Zunar adds that if the media were allowed to cover, review and analyse vital issues, Malaysians would be encouraged to take part in important discussions pertaining the state of the nation.

“Sadly, we do not have that happening. In Malaysia, we give too much space to cover petty things. PM said this; Hadi said that; Raja Bomoh did this; Ibrahim Ali did that.

“We even sensationalise stories of celebrities dating, getting married, giving birth, getting divorced.

“Everything is either politicised or swept under the rug.”

Zunar gives me an example. “If you go to KL Sentral, there is a big TV that keeps replaying a promo video on the MRT project. It shows the prime minister talking proudly of his accomplishments in bringing development to the country.

“I wonder, why aren’t we hearing from the transport minister or the CEO of KTMB? Why don’t we have them educating the public about the MRT system instead of politicising the project?”

Zunar pauses for a moment to take his daily medication.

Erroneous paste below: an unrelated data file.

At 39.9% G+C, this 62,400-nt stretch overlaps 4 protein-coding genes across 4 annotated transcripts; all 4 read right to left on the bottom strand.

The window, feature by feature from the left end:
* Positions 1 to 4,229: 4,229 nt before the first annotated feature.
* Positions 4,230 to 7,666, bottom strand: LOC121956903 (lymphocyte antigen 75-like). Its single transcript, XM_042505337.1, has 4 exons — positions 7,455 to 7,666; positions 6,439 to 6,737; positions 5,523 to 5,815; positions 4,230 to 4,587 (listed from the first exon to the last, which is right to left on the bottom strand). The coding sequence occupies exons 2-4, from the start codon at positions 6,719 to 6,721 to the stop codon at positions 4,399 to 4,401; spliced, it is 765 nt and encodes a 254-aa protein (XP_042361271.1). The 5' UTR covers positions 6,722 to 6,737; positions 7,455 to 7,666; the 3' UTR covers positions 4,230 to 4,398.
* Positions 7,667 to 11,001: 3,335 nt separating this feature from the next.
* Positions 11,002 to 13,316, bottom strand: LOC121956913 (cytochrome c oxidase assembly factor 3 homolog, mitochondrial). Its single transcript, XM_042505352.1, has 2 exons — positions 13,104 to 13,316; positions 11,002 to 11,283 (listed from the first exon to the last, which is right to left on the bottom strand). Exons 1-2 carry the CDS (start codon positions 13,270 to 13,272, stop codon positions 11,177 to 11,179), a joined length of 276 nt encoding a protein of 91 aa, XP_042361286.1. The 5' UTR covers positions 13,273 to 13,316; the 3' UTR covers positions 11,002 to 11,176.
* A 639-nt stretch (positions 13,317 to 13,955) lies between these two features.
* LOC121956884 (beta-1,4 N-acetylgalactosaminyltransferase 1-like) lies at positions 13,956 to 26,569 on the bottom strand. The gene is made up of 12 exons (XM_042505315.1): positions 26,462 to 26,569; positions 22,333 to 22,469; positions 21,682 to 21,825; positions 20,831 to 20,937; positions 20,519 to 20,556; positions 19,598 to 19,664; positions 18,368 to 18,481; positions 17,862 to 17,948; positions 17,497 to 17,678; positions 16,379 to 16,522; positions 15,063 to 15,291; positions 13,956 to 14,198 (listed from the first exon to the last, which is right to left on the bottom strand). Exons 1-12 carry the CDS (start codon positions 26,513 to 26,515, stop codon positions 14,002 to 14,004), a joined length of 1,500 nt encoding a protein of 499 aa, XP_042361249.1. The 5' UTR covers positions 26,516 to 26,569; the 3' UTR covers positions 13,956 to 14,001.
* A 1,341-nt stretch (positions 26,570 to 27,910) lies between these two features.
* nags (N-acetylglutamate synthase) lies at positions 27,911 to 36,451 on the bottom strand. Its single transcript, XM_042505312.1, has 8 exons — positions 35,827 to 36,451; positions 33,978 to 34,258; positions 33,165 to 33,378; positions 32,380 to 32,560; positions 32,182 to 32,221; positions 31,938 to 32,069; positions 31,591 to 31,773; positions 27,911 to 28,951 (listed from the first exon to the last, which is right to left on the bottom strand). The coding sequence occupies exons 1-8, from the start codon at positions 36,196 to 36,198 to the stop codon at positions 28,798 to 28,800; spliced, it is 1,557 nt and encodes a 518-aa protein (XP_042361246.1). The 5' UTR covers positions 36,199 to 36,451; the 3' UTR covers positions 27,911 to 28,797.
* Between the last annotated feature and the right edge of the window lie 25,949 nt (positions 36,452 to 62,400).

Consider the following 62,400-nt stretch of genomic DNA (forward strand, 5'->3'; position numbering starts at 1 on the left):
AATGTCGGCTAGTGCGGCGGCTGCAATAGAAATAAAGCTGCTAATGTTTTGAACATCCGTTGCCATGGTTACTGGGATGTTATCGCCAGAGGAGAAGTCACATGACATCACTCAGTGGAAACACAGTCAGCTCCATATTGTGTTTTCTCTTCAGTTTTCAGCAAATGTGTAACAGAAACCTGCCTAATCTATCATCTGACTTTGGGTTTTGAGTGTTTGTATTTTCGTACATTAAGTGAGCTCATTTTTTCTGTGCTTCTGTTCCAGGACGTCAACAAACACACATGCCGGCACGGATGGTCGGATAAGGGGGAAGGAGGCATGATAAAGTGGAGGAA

Media should encourage sharing of opinion

“I am not complaining that the mainstream media is supporting the government,” he insists. “That is their right.

“But give equal opportunity to those with different views to voice out their thoughts as well. Encourage sharing of opinion. Encourage debates and discussions. Encourage rules to be challenged.

“When people have choices, they can educate themselves. They can compare both sides and choose which to believe in. That is how we shape the people’s minds.

“Unfortunately, this is something our government is unwilling to do,” he laments.

When the government controls information, he explains, society not only remains uninformed but also cannot choose between differing viewpoints. That is when they end up accepting everything thrown at them, instead of fighting for their rights.

“For example, there are many illustrators producing cartoons for Umno. That’s perfectly okay by me. They even have many publications. I have no problem with that either.